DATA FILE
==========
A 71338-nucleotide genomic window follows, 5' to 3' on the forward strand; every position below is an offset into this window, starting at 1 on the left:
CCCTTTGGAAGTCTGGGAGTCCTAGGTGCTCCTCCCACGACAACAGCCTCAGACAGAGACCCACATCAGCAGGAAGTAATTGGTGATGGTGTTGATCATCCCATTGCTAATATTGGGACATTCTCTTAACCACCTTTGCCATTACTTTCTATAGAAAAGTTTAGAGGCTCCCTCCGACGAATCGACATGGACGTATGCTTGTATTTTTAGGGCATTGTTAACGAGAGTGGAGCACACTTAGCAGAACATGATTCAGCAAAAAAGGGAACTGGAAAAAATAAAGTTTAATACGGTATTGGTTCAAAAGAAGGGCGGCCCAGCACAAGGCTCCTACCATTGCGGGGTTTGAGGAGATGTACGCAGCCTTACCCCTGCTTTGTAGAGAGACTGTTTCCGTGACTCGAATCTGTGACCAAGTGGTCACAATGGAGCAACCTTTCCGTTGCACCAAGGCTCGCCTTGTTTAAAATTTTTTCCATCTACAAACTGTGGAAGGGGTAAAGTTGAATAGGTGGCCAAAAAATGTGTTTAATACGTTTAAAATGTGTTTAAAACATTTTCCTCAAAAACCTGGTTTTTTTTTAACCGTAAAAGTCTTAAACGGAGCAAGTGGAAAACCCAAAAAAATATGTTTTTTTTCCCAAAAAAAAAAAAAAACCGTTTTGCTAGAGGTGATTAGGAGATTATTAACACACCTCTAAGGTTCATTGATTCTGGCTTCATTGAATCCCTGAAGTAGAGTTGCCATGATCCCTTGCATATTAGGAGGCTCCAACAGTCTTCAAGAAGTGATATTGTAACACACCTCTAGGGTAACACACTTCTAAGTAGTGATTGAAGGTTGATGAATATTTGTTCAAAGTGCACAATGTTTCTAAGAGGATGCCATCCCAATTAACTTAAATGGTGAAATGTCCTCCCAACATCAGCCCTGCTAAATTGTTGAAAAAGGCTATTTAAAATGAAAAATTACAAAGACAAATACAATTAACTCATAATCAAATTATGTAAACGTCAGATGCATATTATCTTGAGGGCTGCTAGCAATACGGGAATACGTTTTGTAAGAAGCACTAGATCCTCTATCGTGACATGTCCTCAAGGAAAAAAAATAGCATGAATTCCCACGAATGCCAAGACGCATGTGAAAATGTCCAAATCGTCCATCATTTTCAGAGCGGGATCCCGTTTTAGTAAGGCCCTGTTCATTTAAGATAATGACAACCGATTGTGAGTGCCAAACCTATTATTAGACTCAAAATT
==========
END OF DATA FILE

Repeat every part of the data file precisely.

A 71338-nucleotide genomic window follows, 5' to 3' on the forward strand; every position below is an offset into this window, starting at 1 on the left:
CCCTTTGGAAGTCTGGGAGTCCTAGGTGCTCCTCCCACGACAACAGCCTCAGACAGAGACCCACATCAGCAGGAAGTAATTGGTGATGGTGTTGATCATCCCATTGCTAATATTGGGACATTCTCTTAACCACCTTTGCCATTACTTTCTATAGAAAAGTTTAGAGGCTCCCTCCGACGAATCGACATGGACGTATGCTTGTATTTTTAGGGCATTGTTAACGAGAGTGGAGCACACTTAGCAGAACATGATTCAGCAAAAAAGGGAACTGGAAAAAATAAAGTTTAATACGGTATTGGTTCAAAAGAAGGGCGGCCCAGCACAAGGCTCCTACCATTGCGGGGTTTGAGGAGATGTACGCAGCCTTACCCCTGCTTTGTAGAGAGACTGTTTCCGTGACTCGAATCTGTGACCAAGTGGTCACAATGGAGCAACCTTTCCGTTGCACCAAGGCTCGCCTTGTTTAAAATTTTTTCCATCTACAAACTGTGGAAGGGGTAAAGTTGAATAGGTGGCCAAAAAATGTGTTTAATACGTTTAAAATGTGTTTAAAACATTTTCCTCAAAAACCTGGTTTTTTTTTAACCGTAAAAGTCTTAAACGGAGCAAGTGGAAAACCCAAAAAAATATGTTTTTTTTCCCAAAAAAAAAAAAAAACCGTTTTGCTAGAGGTGATTAGGAGATTATTAACACACCTCTAAGGTTCATTGATTCTGGCTTCATTGAATCCCTGAAGTAGAGTTGCCATGATCCCTTGCATATTAGGAGGCTCCAACAGTCTTCAAGAAGTGATATTGTAACACACCTCTAGGGTAACACACTTCTAAGTAGTGATTGAAGGTTGATGAATATTTGTTCAAAGTGCACAATGTTTCTAAGAGGATGCCATCCCAATTAACTTAAATGGTGAAATGTCCTCCCAACATCAGCCCTGCTAAATTGTTGAAAAAGGCTATTTAAAATGAAAAATTACAAAGACAAATACAATTAACTCATAATCAAATTATGTAAACGTCAGATGCATATTATCTTGAGGGCTGCTAGCAATACGGGAATACGTTTTGTAAGAAGCACTAGATCCTCTATCGTGACATGTCCTCAAGGAAAAAAAATAGCATGAATTCCCACGAATGCCAAGACGCATGTGAAAATGTCCAAATCGTCCATCATTTTCAGAGCGGGATCCCGTTTTAGTAAGGCCCTGTTCATTTAAGATAATGACAACCGATTGTGAGTGCCAAACCTATTATTAGACTCAAAATT